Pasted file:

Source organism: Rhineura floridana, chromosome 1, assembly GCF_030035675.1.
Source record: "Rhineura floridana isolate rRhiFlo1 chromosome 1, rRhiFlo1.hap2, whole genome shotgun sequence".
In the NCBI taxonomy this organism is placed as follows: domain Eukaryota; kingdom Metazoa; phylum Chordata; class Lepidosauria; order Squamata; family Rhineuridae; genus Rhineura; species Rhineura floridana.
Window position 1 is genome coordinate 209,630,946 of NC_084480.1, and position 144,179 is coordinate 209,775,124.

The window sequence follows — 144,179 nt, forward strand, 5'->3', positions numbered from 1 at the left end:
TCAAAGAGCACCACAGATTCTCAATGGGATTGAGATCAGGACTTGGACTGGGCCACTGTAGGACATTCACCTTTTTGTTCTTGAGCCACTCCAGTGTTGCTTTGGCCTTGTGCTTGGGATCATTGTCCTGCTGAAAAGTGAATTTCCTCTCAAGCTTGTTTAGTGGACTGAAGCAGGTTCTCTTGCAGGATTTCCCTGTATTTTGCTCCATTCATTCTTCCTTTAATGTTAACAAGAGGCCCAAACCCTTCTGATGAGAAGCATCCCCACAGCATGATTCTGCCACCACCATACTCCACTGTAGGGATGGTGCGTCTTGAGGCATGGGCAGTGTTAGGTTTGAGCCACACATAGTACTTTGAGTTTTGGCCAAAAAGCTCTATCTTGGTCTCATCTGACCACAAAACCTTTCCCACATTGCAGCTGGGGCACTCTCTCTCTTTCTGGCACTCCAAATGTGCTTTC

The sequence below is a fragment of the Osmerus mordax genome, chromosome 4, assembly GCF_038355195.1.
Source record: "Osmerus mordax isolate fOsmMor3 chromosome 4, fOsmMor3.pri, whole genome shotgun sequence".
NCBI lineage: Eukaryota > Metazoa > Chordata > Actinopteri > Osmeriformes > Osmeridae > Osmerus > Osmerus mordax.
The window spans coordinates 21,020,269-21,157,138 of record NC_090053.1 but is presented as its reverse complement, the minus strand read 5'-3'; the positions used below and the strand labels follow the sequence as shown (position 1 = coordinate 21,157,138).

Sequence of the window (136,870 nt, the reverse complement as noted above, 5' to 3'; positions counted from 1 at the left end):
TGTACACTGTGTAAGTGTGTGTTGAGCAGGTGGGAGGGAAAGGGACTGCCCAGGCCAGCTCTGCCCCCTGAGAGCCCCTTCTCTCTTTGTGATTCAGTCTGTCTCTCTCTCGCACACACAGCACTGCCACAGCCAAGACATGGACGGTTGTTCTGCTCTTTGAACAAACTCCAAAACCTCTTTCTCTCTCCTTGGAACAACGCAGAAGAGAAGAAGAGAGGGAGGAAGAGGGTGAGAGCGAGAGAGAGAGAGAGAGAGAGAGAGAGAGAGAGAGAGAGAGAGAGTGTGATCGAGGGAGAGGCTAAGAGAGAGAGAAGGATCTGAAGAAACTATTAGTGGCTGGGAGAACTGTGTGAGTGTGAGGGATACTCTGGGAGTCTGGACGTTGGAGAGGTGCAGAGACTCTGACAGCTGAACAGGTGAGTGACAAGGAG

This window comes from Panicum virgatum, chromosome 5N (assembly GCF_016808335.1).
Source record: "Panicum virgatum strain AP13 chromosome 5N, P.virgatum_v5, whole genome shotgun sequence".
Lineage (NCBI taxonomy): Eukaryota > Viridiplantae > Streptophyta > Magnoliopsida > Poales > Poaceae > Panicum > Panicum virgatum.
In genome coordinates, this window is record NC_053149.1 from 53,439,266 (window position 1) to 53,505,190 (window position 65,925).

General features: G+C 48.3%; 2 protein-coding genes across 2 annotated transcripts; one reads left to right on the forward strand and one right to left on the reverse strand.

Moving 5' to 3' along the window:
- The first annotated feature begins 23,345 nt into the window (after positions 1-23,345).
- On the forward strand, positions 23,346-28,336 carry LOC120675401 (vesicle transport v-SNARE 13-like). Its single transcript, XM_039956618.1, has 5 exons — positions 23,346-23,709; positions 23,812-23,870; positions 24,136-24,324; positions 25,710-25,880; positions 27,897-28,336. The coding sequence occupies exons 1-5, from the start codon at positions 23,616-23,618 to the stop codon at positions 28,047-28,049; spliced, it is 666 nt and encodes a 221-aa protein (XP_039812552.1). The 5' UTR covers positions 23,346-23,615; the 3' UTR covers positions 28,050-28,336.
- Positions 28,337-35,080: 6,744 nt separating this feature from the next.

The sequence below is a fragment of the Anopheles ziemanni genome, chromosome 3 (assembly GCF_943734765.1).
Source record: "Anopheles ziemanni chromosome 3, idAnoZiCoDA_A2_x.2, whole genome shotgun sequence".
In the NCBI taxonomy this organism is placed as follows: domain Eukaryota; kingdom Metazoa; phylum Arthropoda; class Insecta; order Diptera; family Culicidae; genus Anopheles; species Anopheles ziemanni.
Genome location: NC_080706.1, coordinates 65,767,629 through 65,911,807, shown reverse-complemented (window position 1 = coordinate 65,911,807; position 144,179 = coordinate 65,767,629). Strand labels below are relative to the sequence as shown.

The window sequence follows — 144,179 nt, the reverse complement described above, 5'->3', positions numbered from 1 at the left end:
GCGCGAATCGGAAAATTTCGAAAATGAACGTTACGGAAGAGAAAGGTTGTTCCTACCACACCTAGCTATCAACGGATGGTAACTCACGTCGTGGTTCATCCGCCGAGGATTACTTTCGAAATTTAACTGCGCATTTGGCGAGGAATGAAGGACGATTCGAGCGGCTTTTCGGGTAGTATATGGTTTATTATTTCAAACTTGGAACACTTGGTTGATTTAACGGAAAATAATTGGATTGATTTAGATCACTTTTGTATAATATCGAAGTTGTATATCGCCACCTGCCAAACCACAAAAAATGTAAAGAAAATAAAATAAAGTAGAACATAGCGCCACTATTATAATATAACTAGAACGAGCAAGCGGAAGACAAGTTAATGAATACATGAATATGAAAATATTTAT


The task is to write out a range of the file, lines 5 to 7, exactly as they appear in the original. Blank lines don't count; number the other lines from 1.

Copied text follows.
The window sequence follows — 144,179 nt, forward strand, 5'->3', positions numbered from 1 at the left end:
TCAAAGAGCACCACAGATTCTCAATGGGATTGAGATCAGGACTTGGACTGGGCCACTGTAGGACATTCACCTTTTTGTTCTTGAGCCACTCCAGTGTTGCTTTGGCCTTGTGCTTGGGATCATTGTCCTGCTGAAAAGTGAATTTCCTCTCAAGCTTGTTTAGTGGACTGAAGCAGGTTCTCTTGCAGGATTTCCCTGTATTTTGCTCCATTCATTCTTCCTTTAATGTTAACAAGAGGCCCAAACCCTTCTGATGAGAAGCATCCCCACAGCATGATTCTGCCACCACCATACTCCACTGTAGGGATGGTGCGTCTTGAGGCATGGGCAGTGTTAGGTTTGAGCCACACATAGTACTTTGAGTTTTGGCCAAAAAGCTCTATCTTGGTCTCATCTGACCACAAAACCTTTCCCACATTGCAGCTGGGGCACTCTCTCTCTTTCTGGCACTCCAAATGTGCTTTC

The sequence below is a fragment of the Osmerus mordax genome, chromosome 4, assembly GCF_038355195.1.